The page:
Following up on a story we brought you last week, Anne Neuberger, deputy national security adviser for cyber and emerging technology has stated that Russia was behind recent DDoS disruptions of Ukrainian government and banking websites last week. Neuberger said the U.S. has “technical information” that shows digital infrastructure belonging Russia’s main intelligence directorate, the GRU, “transmitting high volumes of communication to Ukraine-based IP addresses and domains.”
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Following up on a story we brought you last week, Anne Neuberger, deputy national security adviser for cyber and emerging technology has stated that Russia was behind recent DDoS disruptions of Ukrainian government and banking websites last week. Neuberger said the U.S. has “technical information” that shows digital infrastructure belonging Russia’s main intelligence directorate, the GRU, “transmitting high volumes of communication to Ukraine-based IP addresses and domains.” The DDoS incidents were of “limited impact” she said, “because Ukrainian cyberdefenders rapidly brought back the state-owned banks and the Ministry of Defense networks.” The U.S. has provided support to Ukraine as part of the incident response, Neuberger said.
A Russian bank tells its customers to stop installing security updates, an Apple employee ends up in hot water, and learn our tips to avoid being virtually kidnapped.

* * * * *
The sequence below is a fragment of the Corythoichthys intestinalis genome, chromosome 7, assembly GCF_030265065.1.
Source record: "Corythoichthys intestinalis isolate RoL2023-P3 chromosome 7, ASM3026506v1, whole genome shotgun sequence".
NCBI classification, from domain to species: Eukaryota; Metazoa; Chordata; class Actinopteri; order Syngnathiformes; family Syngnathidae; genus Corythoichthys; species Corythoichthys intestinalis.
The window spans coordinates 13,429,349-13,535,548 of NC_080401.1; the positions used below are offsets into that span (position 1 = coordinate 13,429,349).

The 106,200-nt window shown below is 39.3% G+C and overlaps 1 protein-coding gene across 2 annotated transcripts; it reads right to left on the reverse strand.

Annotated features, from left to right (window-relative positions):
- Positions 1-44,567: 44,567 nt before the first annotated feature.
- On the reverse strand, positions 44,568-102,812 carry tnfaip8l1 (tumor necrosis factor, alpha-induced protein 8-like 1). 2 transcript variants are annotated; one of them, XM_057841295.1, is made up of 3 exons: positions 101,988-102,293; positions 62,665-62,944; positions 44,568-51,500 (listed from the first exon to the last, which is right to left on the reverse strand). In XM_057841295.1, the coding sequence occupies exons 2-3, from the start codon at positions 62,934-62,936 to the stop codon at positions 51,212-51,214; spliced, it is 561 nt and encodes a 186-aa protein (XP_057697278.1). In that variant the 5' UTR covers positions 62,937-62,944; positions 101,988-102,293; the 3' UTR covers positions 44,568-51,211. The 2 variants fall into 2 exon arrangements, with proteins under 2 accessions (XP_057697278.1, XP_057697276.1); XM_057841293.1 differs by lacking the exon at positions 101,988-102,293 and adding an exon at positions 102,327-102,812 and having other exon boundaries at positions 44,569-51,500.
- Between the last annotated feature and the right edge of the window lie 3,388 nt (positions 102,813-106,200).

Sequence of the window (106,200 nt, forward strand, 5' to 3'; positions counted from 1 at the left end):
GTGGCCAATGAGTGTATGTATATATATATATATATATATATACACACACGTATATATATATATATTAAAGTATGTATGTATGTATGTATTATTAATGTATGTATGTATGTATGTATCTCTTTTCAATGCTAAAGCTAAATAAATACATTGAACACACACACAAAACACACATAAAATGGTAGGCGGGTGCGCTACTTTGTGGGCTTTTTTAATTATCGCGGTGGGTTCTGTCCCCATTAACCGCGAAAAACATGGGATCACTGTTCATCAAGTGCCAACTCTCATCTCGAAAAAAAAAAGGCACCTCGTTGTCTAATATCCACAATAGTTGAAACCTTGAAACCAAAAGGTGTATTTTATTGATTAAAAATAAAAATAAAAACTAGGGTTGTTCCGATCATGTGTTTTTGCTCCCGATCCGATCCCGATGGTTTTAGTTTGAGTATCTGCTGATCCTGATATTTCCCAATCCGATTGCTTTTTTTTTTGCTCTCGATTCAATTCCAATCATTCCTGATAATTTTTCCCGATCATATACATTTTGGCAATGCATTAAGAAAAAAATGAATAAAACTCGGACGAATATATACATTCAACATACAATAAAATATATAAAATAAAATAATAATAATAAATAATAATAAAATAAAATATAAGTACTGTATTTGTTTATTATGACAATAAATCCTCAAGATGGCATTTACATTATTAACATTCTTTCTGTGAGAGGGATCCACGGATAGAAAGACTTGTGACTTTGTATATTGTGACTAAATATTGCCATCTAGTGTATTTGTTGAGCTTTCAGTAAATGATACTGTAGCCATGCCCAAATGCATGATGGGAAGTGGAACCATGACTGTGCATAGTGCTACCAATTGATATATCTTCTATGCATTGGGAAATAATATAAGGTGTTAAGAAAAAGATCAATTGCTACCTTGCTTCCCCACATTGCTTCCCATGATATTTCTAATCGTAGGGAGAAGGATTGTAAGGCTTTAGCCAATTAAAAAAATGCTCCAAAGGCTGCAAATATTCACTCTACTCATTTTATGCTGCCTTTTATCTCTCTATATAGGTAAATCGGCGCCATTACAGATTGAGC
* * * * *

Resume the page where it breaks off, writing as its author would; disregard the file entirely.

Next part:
Germany tells consumers to stop using Kaspersky anti-virus products, OSINT reveals a secret government department (with help from an Apple AirTag), and the UK says it's taking a hard line on cyberflashing.
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All this and more is discussed in the latest edition of the "Smashing Security" podcast by computer security veterans Graham Cluley and Carole Theriault.
Why might Russian EV chargers be displaying an anti-Putin message? Why are Telegram groups sharing sharing explicit images of women without their consent? And who is watching you in the workplace?
The list is composed of 31 targets including Russian critical infrastructure, government agencies, banks, and hosting providers. Ukraine’s Minister for Digital Transformation Mykhaylo Fedorov called for this action to fight against Russia on the cyber front. A Telegram channel was used to coordinate the efforts and plan the cyber-attacks that will be conducted by the IT Army.
Ooh la la! Horreur Wi-Fi en France! Some folks have experienced the drawbacks of Web 3.0 as their NFTs are stolen, and should computers own the copyright over the art they produce?
Picture of the Week. The "UpdraftPlus" WordPress Plug-In. "Xenomorph" Decrypting "The Hive" Un-Pixelating redacted text. No Internet For You!! If at first you don't succeed... Ukrainian DDoS Attacks. The Bobiverse trilogy. SpinRite News. A BGP Routing Attack.
How does Microsoft hope to defeat the macro terror? How is the UK Government trying to influence the public's opinion on end-to-end encryption? And what is MoviePass hoping to do with your eyeballs?
Picture of the Week. A high-severity 0-day in Chrome. Apple updates against another 0-day. CISA thinks this Apple vulnerability is quite serious. Which brings us back to "SeriousSAM" as it's being called.
The 49ers confirmed the attack in a statement to BleepingComputer and said it caused a temporary disruption to portions of their IT network. While the team organization did not confirm whether hackers had successfully deployed the ransomware, they said they are still in the process of recovering systems, indicating that devices were likely encrypted. The leaked data is a 292MB archive of files that the threat actors say are stolen 2020 invoices from the 49ers’ network.